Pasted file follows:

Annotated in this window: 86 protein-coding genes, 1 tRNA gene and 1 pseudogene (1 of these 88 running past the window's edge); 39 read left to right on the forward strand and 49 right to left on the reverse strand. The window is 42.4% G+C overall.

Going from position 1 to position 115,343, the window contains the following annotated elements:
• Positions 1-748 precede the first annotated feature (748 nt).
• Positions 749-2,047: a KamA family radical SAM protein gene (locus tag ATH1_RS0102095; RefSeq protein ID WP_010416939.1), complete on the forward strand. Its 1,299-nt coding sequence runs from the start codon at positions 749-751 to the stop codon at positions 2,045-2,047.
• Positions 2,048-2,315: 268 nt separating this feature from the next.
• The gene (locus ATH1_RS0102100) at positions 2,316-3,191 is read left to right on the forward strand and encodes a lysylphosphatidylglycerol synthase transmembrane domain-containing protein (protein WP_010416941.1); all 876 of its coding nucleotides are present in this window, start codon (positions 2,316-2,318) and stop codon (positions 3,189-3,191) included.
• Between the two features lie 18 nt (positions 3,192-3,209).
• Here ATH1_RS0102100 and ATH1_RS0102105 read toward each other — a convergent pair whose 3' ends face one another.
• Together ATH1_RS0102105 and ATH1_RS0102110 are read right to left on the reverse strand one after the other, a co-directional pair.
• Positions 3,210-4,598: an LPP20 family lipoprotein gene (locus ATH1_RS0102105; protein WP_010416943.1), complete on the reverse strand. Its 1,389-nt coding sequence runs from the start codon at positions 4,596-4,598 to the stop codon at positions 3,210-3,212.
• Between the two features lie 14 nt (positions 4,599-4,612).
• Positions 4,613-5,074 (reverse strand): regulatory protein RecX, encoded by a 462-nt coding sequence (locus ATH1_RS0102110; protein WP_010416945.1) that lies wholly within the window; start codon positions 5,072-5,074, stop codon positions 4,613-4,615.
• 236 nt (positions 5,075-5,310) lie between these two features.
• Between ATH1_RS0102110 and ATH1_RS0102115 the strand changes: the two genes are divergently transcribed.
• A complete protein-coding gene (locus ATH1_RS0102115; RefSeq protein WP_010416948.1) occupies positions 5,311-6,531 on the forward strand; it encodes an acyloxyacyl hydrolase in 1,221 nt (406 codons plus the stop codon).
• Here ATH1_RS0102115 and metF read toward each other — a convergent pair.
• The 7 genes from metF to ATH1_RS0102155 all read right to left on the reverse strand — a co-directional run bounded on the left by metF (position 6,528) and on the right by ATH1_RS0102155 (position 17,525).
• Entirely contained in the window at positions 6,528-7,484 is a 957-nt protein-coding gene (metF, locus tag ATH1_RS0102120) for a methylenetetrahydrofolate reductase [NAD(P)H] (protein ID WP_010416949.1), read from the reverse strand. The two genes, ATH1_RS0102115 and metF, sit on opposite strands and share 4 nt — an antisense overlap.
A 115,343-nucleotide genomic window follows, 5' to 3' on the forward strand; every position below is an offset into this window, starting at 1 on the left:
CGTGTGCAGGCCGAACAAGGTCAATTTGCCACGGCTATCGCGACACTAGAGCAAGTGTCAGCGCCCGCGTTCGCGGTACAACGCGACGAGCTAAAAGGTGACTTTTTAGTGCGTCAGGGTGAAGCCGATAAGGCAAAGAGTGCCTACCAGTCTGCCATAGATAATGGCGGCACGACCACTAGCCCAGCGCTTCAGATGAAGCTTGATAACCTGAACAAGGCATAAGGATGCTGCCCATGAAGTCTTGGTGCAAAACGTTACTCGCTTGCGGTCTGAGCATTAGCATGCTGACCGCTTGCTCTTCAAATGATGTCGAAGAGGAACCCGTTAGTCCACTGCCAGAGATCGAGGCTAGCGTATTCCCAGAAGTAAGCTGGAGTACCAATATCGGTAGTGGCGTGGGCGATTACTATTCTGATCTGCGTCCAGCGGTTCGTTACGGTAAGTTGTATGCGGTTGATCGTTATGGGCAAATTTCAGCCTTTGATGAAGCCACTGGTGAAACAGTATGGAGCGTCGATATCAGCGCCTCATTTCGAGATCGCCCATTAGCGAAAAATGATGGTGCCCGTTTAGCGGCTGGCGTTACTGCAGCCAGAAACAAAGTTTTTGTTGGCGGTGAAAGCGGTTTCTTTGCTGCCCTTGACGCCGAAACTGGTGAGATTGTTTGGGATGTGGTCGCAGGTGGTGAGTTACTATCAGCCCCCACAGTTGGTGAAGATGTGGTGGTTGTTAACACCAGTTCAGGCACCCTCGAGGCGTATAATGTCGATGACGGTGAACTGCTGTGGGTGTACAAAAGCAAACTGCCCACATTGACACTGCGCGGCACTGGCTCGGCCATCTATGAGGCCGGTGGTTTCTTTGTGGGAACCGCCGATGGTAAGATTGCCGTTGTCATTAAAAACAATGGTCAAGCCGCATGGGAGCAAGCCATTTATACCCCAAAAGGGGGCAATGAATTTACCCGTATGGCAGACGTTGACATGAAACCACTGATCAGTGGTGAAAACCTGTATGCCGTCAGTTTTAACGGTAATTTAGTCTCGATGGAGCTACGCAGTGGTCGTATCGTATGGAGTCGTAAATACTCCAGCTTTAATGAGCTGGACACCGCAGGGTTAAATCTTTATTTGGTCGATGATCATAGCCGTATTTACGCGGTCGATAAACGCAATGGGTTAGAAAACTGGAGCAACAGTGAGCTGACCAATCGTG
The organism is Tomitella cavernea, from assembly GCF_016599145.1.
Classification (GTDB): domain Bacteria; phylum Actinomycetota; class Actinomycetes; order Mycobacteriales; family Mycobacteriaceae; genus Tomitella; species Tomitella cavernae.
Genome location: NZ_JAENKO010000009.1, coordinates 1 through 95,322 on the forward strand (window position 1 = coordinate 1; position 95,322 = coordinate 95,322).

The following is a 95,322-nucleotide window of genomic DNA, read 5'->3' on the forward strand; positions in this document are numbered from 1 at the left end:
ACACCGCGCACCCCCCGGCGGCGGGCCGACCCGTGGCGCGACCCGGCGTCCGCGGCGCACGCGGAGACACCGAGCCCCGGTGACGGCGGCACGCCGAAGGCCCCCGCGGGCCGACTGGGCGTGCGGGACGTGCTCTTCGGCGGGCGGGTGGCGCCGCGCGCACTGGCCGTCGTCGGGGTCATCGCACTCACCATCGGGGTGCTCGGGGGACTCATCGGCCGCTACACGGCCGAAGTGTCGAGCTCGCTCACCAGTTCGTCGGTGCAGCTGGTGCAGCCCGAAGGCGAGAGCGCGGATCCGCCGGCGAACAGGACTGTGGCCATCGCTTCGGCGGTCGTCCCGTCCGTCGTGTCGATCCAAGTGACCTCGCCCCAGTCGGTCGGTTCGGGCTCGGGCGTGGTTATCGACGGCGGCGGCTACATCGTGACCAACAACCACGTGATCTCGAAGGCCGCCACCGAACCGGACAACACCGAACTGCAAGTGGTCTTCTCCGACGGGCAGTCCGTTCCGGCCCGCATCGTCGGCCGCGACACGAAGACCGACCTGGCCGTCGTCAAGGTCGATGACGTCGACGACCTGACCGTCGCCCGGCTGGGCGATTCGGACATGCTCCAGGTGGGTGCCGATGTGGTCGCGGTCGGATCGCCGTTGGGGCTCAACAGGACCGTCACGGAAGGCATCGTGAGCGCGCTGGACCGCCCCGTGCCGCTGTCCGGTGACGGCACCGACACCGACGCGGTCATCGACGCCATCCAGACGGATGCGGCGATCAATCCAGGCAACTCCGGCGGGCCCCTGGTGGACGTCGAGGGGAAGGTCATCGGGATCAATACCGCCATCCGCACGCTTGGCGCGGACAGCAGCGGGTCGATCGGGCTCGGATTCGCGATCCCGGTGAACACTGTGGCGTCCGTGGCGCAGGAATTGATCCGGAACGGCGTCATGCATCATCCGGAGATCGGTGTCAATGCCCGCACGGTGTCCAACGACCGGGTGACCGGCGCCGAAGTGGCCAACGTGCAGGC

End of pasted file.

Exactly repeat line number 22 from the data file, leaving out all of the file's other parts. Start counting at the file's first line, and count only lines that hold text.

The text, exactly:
Classification (GTDB): domain Bacteria; phylum Actinomycetota; class Actinomycetes; order Mycobacteriales; family Mycobacteriaceae; genus Tomitella; species Tomitella cavernae.